After a 15-year marathon, researchers have created the first cell controlled by a synthetic genome, reported online today at Science.
The advance, a landmark in synthetic biology, could someday be used to engineer microbes for environmental or medical applications.
“This is a very impressive piece,” said Jim Collins, a bioengineer at Boston University, who was not involved in the study. The research is a “methodological tour de force,” said Collins.
|Images of synthetic (top, expressing
blue reporter genes) and wildtype
(bottom) M. mycoides strains
Image courtesy of Science/AAAS
Combining a series of techniques developed since 1995, J. Craig Venter and colleagues at the J. Craig Venter Institute in Rockville, Maryland began with a digitized genome sequence of Mycoplasma mycoides, a fast-growing bacterium with a 1-million-base genome. They ordered the pieces of that genome from a DNA sequence manufacturer, then used yeast to stitch the pieces together into a whole genome. The researchers transferred the synthetic M. mycoides genome into a M. capricolum recipient cell, replacing the native DNA, and the cell successfully booted up the new genome. The finished product was capable of replication and had all the expected properties of a M. mycoides cell.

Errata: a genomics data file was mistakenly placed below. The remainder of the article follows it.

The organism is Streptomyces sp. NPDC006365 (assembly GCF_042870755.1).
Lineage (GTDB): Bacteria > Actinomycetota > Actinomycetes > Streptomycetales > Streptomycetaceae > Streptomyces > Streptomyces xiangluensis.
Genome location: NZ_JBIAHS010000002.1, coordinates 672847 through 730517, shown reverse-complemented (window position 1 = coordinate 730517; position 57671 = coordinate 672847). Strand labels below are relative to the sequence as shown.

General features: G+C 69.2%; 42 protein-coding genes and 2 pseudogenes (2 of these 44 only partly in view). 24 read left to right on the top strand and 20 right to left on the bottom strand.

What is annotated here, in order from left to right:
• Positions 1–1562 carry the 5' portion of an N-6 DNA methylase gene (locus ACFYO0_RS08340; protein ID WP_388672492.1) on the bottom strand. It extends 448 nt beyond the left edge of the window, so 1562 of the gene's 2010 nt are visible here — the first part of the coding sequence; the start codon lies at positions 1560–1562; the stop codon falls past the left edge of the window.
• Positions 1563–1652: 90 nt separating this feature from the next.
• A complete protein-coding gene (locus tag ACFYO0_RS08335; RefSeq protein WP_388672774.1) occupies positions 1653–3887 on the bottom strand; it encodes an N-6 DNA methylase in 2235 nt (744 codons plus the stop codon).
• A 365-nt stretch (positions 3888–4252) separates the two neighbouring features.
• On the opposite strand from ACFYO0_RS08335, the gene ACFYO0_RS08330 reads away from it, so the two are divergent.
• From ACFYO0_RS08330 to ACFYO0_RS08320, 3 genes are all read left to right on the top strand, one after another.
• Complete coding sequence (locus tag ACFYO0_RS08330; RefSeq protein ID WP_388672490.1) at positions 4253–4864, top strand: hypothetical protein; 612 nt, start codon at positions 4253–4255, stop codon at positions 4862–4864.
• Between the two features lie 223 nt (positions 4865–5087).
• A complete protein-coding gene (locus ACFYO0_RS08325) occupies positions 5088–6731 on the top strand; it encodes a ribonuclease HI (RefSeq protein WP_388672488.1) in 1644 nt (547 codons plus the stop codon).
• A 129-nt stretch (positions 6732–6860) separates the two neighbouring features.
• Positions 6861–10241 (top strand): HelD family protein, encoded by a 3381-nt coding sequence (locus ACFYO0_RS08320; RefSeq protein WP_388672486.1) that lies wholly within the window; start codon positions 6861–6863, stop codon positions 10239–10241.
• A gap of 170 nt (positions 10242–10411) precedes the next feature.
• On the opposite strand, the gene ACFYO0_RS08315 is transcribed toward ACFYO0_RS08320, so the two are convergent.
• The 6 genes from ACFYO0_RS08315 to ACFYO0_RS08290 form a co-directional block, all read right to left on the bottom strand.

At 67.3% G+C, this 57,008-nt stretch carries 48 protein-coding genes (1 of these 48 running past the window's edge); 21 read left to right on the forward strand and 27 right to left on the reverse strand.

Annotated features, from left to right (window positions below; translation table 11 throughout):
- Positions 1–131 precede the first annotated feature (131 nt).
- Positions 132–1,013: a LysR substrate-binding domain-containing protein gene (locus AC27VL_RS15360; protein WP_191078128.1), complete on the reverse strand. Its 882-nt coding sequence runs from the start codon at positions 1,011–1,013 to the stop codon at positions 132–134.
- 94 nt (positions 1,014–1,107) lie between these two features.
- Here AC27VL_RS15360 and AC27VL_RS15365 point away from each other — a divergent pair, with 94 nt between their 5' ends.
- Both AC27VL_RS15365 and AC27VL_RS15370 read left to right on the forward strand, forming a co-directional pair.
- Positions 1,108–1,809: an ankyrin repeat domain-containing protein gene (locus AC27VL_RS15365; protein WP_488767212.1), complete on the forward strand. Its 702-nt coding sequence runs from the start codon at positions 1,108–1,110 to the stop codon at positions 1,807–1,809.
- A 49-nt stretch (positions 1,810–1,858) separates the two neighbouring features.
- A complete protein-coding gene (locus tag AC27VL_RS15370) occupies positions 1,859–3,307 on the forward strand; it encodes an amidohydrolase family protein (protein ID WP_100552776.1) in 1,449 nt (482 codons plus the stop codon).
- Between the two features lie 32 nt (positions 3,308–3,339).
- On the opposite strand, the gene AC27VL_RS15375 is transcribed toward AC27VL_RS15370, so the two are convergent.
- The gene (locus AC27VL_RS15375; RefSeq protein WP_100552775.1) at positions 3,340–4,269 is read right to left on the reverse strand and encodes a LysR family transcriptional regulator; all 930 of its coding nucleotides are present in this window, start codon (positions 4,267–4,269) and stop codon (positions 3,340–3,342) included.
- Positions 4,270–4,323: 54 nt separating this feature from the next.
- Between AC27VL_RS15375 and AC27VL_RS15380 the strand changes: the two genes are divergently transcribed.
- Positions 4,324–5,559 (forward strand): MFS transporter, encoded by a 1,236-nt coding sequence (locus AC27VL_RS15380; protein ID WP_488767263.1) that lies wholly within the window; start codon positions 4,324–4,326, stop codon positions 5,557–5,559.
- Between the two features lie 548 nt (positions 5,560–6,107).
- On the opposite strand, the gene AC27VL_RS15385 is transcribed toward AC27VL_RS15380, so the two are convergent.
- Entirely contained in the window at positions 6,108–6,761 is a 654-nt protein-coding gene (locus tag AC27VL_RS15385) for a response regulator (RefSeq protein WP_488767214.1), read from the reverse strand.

“They are living cells,” Venter told The Scientist. “The only difference is they have no natural history. Their parents were the computer.”
The effort cost an estimated $40 million, with 20 people working for more than a decade, according to Science. “It was one hurdle after another,” said Venter (who is a member of The Scientist’s editorial board). In 2007, when the team first tried to transplant a natural chromosome from one bacterial species to another, it didn’t work. They soon realized the problem was methylation: The transplanted DNA didn’t have the same methylation patterns as the excised DNA, so the recipient cell’s restriction system chewed up the foreign DNA. “It took two years to solve that problem,” said Venter.